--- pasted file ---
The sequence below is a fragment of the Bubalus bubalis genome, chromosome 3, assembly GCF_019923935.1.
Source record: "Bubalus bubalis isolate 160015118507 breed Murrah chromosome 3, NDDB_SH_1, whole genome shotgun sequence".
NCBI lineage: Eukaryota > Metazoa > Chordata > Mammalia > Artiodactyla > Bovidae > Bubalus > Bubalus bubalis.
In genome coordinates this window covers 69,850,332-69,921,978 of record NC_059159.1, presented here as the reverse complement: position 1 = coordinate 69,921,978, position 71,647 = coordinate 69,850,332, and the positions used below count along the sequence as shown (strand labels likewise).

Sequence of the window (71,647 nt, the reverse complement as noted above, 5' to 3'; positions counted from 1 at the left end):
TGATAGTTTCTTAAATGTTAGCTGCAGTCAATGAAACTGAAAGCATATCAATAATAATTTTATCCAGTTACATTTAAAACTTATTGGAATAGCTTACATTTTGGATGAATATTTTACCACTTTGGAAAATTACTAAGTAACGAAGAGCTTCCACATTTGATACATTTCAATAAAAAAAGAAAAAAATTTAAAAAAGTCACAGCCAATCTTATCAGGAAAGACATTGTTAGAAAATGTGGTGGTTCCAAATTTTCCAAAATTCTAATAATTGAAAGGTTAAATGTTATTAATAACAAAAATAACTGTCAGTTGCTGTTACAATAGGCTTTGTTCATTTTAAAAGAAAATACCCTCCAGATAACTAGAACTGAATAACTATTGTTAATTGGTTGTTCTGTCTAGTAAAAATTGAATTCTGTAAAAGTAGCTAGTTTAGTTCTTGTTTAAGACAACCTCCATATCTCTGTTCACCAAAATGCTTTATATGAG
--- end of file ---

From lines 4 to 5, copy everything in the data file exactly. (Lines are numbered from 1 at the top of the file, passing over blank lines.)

In genome coordinates this window covers 69,850,332-69,921,978 of record NC_059159.1, presented here as the reverse complement: position 1 = coordinate 69,921,978, position 71,647 = coordinate 69,850,332, and the positions used below count along the sequence as shown (strand labels likewise).

Sequence of the window (71,647 nt, the reverse complement as noted above, 5' to 3'; positions counted from 1 at the left end):